Why, though, limit yourself to inventing a new religion or church? In the debate over Bush's initiative, the universal assumption has been that the term "faith-based organization" is coterminous with "religion," but the Encyclopedia Britannica states firmly that "No definition allows for identification of 'faith' with 'religion.' |" Scientology, for example, is one of the groups lining up for the new federal largesse. But what is an outfit that purports to teach the "science" of Dianetics doing in the "faith-based" category?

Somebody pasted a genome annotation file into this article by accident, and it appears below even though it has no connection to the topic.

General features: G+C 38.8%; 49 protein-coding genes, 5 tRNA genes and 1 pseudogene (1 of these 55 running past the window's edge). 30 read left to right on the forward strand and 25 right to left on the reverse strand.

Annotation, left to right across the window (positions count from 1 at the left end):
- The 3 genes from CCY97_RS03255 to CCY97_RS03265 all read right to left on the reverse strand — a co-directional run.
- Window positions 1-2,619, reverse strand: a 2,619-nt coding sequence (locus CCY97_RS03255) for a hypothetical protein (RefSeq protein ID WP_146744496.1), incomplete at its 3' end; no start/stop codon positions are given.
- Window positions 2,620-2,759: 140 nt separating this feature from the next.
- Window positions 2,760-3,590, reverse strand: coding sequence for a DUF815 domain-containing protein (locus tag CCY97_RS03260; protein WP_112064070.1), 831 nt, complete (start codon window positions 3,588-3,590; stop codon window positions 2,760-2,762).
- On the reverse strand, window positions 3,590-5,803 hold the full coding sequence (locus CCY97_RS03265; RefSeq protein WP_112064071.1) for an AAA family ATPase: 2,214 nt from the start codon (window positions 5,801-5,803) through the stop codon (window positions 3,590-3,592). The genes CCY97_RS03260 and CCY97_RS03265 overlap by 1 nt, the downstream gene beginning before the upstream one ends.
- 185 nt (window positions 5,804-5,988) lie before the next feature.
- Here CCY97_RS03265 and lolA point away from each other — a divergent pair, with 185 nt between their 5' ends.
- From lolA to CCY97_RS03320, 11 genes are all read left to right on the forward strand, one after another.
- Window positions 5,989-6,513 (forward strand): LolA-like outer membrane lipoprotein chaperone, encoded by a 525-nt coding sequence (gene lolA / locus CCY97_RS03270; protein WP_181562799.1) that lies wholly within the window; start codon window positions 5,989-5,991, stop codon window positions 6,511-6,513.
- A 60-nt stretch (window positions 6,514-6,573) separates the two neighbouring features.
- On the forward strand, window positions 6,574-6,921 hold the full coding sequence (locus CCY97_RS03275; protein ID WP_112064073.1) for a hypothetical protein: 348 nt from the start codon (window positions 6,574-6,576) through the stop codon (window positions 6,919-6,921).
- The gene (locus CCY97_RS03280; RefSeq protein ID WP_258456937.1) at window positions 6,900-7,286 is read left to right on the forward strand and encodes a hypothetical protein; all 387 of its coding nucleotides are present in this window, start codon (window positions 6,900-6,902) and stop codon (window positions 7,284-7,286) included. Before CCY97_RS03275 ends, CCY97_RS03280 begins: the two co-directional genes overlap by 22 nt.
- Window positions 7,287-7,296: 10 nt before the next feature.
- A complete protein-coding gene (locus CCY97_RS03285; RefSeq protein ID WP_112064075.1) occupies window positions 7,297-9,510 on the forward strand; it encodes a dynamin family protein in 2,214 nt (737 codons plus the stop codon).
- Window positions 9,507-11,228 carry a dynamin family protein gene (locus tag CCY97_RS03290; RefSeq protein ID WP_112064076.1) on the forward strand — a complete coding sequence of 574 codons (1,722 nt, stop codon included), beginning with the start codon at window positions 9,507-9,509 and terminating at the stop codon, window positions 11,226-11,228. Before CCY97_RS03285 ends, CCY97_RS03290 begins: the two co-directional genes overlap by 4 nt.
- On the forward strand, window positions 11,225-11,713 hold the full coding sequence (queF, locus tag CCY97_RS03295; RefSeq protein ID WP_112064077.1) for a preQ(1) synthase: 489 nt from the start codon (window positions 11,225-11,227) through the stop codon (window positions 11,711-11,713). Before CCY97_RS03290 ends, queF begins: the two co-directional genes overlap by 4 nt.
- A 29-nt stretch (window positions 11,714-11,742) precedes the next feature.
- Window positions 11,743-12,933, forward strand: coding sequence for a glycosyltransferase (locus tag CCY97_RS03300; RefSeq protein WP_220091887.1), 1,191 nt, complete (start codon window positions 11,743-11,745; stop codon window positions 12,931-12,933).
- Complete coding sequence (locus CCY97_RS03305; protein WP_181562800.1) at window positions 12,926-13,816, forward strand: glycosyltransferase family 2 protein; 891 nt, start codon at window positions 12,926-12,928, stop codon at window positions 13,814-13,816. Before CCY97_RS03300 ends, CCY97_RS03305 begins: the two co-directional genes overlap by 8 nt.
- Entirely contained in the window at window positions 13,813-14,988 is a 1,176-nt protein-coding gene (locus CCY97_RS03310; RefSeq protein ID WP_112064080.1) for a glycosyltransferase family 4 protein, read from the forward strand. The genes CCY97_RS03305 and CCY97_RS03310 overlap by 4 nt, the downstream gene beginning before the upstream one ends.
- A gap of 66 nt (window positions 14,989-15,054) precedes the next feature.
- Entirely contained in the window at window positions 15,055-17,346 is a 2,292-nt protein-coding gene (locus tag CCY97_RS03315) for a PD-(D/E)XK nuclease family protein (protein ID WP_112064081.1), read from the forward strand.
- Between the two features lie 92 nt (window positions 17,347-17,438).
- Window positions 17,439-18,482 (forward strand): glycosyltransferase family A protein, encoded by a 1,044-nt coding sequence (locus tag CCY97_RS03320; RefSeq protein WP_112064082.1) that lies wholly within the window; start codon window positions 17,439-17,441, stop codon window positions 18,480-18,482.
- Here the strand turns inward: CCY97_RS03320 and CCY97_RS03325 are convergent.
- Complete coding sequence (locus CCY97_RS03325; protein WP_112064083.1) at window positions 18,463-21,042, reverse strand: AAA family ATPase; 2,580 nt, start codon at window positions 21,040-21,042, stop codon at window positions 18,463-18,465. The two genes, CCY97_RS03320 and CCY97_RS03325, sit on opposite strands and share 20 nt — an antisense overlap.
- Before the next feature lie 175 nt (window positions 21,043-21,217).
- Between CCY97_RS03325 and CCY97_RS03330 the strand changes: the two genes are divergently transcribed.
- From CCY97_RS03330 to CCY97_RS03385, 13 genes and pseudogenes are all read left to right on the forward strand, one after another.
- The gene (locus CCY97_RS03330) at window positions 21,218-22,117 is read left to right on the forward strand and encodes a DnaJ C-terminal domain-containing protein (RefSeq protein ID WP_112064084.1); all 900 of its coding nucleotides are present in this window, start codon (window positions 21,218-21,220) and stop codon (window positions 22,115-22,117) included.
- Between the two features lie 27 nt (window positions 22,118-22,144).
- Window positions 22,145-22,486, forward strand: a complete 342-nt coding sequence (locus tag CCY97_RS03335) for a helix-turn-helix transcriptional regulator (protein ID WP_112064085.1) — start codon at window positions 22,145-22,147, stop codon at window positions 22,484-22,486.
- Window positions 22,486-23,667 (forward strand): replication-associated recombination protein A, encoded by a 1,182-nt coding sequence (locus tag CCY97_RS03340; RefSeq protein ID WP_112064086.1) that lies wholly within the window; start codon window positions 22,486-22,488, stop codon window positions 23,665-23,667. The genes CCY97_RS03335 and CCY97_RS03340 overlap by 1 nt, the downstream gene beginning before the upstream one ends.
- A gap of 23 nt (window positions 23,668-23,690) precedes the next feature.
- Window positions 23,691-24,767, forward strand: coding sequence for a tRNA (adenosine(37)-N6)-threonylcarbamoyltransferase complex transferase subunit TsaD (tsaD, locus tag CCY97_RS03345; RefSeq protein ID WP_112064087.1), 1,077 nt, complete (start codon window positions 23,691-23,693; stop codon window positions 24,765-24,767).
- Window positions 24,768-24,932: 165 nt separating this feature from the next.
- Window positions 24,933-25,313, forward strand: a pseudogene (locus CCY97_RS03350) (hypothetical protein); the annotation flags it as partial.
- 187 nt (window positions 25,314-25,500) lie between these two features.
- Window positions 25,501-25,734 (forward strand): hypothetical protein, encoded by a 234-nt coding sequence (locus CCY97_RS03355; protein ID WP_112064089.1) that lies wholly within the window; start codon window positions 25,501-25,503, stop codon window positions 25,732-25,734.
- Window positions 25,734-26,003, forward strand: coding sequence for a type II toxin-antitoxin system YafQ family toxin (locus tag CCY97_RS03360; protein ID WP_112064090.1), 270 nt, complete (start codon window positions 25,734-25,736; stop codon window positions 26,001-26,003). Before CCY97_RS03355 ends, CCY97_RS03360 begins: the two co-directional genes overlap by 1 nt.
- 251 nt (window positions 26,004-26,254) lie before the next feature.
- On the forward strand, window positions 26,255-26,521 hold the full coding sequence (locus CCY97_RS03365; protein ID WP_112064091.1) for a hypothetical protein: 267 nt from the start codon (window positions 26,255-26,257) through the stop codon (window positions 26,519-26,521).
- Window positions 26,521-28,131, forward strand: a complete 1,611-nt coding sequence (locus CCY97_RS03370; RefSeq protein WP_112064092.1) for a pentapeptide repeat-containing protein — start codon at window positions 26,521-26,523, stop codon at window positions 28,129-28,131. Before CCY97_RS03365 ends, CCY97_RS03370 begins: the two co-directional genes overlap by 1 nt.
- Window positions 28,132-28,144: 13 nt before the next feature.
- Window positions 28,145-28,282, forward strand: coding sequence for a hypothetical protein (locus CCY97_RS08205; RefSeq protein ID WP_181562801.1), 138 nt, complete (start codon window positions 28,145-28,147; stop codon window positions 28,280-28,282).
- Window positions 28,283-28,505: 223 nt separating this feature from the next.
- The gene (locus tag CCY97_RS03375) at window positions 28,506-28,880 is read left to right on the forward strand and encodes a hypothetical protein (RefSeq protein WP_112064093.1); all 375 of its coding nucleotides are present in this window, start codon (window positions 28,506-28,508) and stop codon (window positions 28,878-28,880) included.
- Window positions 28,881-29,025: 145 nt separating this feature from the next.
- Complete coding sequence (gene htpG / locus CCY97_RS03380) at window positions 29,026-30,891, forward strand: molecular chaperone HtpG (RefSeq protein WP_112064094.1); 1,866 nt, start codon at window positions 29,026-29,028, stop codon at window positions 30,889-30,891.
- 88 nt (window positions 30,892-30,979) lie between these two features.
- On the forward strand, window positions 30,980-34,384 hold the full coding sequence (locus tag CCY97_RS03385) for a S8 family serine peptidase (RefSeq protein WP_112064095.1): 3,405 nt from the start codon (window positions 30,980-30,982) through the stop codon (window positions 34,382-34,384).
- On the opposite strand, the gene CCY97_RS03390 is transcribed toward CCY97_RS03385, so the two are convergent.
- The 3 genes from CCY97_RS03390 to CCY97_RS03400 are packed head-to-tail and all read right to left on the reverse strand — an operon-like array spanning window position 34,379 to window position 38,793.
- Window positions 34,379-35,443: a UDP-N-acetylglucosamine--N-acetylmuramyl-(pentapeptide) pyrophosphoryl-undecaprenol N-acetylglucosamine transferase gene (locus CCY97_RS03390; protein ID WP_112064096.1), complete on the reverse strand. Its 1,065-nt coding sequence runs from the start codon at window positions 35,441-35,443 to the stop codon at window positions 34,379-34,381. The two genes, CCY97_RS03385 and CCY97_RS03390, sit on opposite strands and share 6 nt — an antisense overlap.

Scientology isn't the only faith-free "religion." Many well-known and respected religions -- such as the Vedism of ancient India or, in Luther's opinion, pre-Reformation Catholicism -- have required little or no "faith" at all. All you had to do was carry out the specified rituals and show up for the grand animal sacrifices (in the case of Vedism) or the mimed human sacrifice known as the mass (in the case of Catholicism). Nor, strictly speaking, should religions in which the relevant Unseen Beings actually and routinely manifest themselves be considered to be based on "faith." Since followers of Voudun and Candomblé, for example, often experience "possession" by a deity, no "faith" or "belief" is required: The "Unseen" Beings are a palpable fact of life, making these some of the world's rare knowledge-based religions.